Gibson3,3058.7%
Giles1,3885.8%
Grainger7373.9%
Greene2,4784.4%
Grundy1281.2%
Hamblen2,9736%
Hamilton28,94010%
Hancock1392.6%
Hardeman1,3326.5%
Hardin7163.4%
Hawkins2,0794.6%
Haywood1,2739.2%
Henderson7793.6%
Henry1,5215.9%
Hickman8854.5%
Houston4156.4%
Humphreys9086.1%
Jackson2422.6%
Jefferson2,7356.2%
Johnson3942.6%
Knox34,3239.1%
Lake1202%
Lauderdale1,4777.6%
Lawrence1,9555.9%
Lewis3964%
Lincoln1,3024.8%
Loudon2,6145.9%
Macon7383.9%
Madison7,84210.2%
Marion1,3756.1%
Marshall1,7256.6%
Maury8,58411.1%
McMinn2,4385.8%
McNairy1,1685.8%
Meigs6796.7%
Monroe2,0185.5%
Montgomery21,60613.4%
Moore1112.1%
Morgan5993.5%
Obion1,2975.4%
Overton5543.1%
Perry2283.5%
Pickett1423.4%
Polk4723.3%
Putnam5,3328.5%
Rhea1,5486.1%
Roane1,9704.5%
Robertson5,2639.5%
Rutherford29,77011.6%
Scott8545.1%
Sequatchie5694.5%
Sevier4,3845.6%
Shelby95,22413.7%
Smith3922.5%
Stewart7376.9%
Sullivan8,4396.6%
Sumner12,9348.6%
Tipton4,3509.4%
Trousdale4114.3%
Unicoi6984.8%
Union5623.6%
Van Buren1593.2%
Warren1,6875.4%
Washington9,4508.8%
Wayne3102.3%
Weakley1,7176.5%
White1,1775.5%
Williamson12,4586.9%
Wilson10,0198.9%

Biden grants clemency to 78, including 5 with Tennessee ties

Democratic President Joe Biden has granted clemency to 78 people. Here are the details on five with ties to Tennessee:

Jose Luis Colunga – Juniata, Nebraska

Offense: Conspiracy to distribute and possession with intent to distribute 1,000 kilograms or more of marijuana (Eastern District of Tennessee).

Sentence: 240 months of imprisonment, 10-year term of supervised release (July 13, 2010).

Commutation Grant: Sentence commuted to expire on October 26, 2023, leaving intact and in effect the 10-year term of supervised release.

Virgil Goodman, Jr. – Lexington, Tennessee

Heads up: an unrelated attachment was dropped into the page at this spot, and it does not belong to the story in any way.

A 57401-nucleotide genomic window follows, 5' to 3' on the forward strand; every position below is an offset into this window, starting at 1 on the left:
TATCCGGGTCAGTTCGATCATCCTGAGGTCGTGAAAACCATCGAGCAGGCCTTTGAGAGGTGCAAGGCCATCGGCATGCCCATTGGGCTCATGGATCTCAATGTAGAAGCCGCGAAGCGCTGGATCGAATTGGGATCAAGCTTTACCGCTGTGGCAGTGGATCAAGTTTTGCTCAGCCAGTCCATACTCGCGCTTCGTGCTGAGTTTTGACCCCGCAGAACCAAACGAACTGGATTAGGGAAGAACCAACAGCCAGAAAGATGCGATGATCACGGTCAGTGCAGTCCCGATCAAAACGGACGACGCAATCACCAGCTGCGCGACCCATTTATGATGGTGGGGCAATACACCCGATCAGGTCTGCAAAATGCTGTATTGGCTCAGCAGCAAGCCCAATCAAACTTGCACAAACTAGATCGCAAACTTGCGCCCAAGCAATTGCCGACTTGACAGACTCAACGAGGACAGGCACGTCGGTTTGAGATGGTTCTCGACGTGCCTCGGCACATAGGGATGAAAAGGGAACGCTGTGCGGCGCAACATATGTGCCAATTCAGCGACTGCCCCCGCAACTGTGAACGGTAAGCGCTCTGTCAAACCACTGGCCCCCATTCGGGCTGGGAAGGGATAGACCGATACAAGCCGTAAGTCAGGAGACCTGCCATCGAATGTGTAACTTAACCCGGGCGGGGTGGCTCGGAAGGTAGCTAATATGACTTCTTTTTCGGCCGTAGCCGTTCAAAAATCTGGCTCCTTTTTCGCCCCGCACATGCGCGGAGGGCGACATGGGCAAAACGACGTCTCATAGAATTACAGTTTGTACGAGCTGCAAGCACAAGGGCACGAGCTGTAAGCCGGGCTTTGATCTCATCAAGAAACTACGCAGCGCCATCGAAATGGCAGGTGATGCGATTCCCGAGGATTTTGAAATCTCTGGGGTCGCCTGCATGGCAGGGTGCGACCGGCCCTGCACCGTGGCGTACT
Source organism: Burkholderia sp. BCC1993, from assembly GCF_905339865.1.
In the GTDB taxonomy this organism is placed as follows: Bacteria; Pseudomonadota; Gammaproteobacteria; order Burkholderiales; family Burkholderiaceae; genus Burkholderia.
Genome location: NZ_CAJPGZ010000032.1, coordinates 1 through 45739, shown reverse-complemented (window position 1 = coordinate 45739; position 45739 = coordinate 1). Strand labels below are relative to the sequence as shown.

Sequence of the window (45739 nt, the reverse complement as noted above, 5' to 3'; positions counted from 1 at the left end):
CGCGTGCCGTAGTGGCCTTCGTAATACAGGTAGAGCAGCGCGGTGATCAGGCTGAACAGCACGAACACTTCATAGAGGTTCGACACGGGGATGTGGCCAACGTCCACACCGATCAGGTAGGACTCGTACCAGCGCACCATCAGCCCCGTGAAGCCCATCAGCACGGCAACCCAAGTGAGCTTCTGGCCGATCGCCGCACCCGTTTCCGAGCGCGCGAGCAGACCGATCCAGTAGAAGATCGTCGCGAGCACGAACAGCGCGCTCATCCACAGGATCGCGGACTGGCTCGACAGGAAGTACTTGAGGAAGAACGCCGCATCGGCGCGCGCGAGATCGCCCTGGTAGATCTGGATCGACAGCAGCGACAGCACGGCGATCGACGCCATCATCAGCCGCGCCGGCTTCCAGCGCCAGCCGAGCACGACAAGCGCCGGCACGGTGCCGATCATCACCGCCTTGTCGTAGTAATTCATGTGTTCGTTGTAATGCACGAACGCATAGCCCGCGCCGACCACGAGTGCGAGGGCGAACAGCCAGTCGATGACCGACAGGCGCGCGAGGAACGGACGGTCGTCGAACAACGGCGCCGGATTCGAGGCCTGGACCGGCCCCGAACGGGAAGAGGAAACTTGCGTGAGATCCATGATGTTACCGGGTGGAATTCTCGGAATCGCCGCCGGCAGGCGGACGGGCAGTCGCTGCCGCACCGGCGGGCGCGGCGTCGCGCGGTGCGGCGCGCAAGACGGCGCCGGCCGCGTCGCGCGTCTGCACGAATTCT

Offense: Possession of methamphetamine with intent to distribute (Western District of Tennessee).

Sentence: 262 months of imprisonment, six-year term of supervised release (June 30, 2005).

Commutation Grant: Sentence commuted to expire on August 24, 2022, leaving intact and in effect the six-year term of supervised release.

Brandon Jermaine Huguley – Chattanooga, Tennessee

Offense: Conspiracy to distribute 280 grams or more of cocaine base (Eastern District of Tennessee).

Sentence: 235 months of imprisonment, five-year term of supervised release (August 20, 2012); amended to 188 months of imprisonment, five-year term of supervised release (May 22, 2017).

Commutation Grant: Sentence commuted to expire on April 26, 2023, with the remainder to be served in home confinement, leaving intact and in effect the five-year term of supervised release.

Bethel Cheyenne Mooneyham – Spencer, Tennessee

Offense: Conspiracy to manufacture and distribute 50 grams or more of actual methamphetamine and 500 grams or more of a mixture and substance containing methamphetamine (Eastern District of Tennessee).

Sentence: 240 months of imprisonment, 10-year term of supervised release (June 13, 2011).

Commutation Grant: Sentence to expire on August 24, 2022, leaving intact and in effect the 10-year term of supervised release.

Jesse Alan Trimue – Burton, Michigan

Offense: Conspiracy to distribute and possess with the intent to distribute 5 grams of actual methamphetamine and 50 grams or more of methamphetamine mixture, a schedule II-controlled substance (Eastern District of Tennessee).